Syrian Opposition Groups Agree on Unity Plan
Syrian opposition groups meeting in Doha have agreed in principle on a plan to unite against President Bashar Al-Assad, participants announced following marathon talks.
"We have agreed on the main points of the formation of a Syrian national coalition for the forces of the opposition and the revolution. We will continue our discussions on the details on Sunday," opposition figure Suhair Atassi told AFP after 12 hours of talks.
"We were on the point of signing (the accord) but we preferred to give some time to study the internal rules at the request of certain parties," fellow delegate Riad Seif, reportedly seen by Washington as a potential new opposition chief, told AFP.
The participants were set to resume their talks at 7:00 GMT on Sunday, reported AFP.
The deal is based on an initiative by Seif which envisages the formation of a transitional executive to deal with the international community and the channeling of aid.
Under Seif's plan, the 10-member transitional government would be elected by a new 60-member umbrella group drawn from civilian activists and rebel fighters inside Syria, as well as by the exiles who have dominated the Syrian National Council, (SNC).
The SNC was once regarded as the leading opposition representative but is increasingly derided in Washington as dominated by out-of-touch exiles.
The SNC had already twice asked for a postponement of the talks on plans for a broad-based government-in-waiting.
According to the Syrian Observatory for Human Rights, more than 37,000 people have died since the uprising against Assad erupted in March 2011.
Heavy fighting between Syrian rebels and troops continued over the weekend, and on Friday it sent thousands fleeing across the border into Turkey.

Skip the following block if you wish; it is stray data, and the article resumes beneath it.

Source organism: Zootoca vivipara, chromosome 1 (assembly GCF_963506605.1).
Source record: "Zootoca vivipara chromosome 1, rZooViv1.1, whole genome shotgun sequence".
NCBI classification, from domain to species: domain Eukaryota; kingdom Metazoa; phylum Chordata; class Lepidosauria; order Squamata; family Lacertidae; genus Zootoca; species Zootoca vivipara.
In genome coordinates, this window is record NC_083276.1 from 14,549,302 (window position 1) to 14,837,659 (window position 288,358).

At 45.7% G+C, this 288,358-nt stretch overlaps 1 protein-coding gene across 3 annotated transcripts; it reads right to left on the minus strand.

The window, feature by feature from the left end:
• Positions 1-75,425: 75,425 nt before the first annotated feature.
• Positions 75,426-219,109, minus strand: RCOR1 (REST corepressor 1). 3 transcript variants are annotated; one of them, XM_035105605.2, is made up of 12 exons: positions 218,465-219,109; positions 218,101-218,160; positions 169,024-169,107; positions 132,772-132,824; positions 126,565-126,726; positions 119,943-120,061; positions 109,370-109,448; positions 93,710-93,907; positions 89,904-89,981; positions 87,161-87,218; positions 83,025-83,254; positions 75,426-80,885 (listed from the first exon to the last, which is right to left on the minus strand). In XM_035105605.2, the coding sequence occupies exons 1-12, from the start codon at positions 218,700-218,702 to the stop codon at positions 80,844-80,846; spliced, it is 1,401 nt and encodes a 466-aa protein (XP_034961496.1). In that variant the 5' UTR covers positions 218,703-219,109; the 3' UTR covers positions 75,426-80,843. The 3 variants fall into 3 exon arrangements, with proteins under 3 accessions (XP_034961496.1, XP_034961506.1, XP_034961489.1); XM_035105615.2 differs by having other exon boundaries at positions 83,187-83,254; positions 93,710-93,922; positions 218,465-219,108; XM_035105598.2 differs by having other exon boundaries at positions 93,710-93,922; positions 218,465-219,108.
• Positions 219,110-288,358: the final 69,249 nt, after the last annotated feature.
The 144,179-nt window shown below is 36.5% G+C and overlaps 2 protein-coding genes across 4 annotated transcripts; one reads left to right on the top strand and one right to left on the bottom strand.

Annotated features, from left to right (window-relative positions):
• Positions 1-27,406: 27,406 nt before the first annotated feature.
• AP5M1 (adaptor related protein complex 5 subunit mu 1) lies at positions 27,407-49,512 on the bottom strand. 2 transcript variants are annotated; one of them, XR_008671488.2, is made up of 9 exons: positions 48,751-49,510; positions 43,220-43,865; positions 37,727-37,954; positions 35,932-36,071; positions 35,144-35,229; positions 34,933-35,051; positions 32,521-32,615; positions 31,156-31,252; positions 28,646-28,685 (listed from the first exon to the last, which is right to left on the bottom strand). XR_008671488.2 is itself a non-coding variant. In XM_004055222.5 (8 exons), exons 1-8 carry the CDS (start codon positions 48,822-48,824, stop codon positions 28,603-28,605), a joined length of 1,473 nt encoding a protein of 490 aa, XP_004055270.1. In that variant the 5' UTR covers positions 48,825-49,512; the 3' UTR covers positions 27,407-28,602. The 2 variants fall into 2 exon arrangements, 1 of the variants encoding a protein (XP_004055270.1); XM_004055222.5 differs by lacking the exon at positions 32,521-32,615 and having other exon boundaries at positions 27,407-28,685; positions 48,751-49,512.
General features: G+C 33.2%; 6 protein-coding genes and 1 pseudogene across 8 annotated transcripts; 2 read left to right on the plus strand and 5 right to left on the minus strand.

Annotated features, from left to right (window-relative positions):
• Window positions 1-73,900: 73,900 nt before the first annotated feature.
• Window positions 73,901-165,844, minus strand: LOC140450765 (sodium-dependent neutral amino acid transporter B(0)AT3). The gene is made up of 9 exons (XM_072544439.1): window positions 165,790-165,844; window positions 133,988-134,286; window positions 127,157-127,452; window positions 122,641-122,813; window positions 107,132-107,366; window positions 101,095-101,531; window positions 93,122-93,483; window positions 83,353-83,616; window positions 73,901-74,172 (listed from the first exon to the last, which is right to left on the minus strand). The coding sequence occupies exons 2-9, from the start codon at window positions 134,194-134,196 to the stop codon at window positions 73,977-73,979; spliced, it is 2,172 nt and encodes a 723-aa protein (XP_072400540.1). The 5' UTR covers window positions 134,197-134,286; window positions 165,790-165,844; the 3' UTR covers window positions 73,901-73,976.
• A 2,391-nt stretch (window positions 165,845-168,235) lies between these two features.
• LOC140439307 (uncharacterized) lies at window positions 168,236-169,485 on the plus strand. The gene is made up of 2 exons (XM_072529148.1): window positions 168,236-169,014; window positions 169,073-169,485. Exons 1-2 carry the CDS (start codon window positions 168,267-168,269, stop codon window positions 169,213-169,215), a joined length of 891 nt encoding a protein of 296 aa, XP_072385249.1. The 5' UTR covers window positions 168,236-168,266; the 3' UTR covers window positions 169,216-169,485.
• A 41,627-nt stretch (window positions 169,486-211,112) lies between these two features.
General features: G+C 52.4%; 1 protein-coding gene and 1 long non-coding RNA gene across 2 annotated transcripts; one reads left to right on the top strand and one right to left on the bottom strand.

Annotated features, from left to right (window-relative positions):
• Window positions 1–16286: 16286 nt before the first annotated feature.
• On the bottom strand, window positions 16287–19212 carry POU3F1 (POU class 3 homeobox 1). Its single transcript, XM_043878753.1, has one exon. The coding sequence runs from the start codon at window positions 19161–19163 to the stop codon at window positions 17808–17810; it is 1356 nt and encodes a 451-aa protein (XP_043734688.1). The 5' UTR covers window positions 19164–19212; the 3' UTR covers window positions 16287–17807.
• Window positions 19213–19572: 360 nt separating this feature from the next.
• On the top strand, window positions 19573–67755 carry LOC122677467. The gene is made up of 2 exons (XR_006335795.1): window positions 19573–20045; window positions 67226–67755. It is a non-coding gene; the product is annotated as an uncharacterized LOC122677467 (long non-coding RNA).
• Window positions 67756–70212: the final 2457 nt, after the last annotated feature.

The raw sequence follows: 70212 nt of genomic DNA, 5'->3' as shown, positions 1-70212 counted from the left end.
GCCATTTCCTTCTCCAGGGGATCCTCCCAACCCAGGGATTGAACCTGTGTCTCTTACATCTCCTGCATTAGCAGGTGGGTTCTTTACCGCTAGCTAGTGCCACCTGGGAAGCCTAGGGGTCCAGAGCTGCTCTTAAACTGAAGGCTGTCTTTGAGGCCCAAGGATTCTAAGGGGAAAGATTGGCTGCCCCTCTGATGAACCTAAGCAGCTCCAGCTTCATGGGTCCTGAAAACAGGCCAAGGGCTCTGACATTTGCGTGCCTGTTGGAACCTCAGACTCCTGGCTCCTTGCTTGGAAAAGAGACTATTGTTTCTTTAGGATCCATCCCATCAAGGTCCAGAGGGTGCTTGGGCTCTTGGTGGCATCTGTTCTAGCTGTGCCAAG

The United Nations said more than 11,000 Syrians had fled into neighboring countries on Thursday and Friday, including 9,000 into Turkey, bringing to more than 408,000 the number of registered Syrian refugees in the region.
The UN said the total number of Syrian refugees in Turkey, Lebanon, Jordan and Iraq would likely hit 700,000, and the head of its humanitarian efforts said those in need of emergency aid in Syria would rise to more than four million early next year.
In an interview with Russian television, excerpts of which were released Thursday, Assad made it clear that he would not go quietly and warned that any foreign attempt at military intervention would be dangerously costly to the West.
"I think that the cost of a foreign invasion of Syria -- if it happens -- would be bigger than the entire world can bear... This will have a domino effect that will affect the world from the Atlantic to the Pacific," he told Russia Today.
"I do not believe the West is heading in this direction, but if they do, nobody can tell what will happen afterwards," he said.
Assad warned Syria was facing a protracted conflict because foreign powers were backing rebels fighting his regime, but insisted there was no civil war.
He admitted divisions existed in the country, but said "division does not mean civil war," and denied his forces had committed war crimes.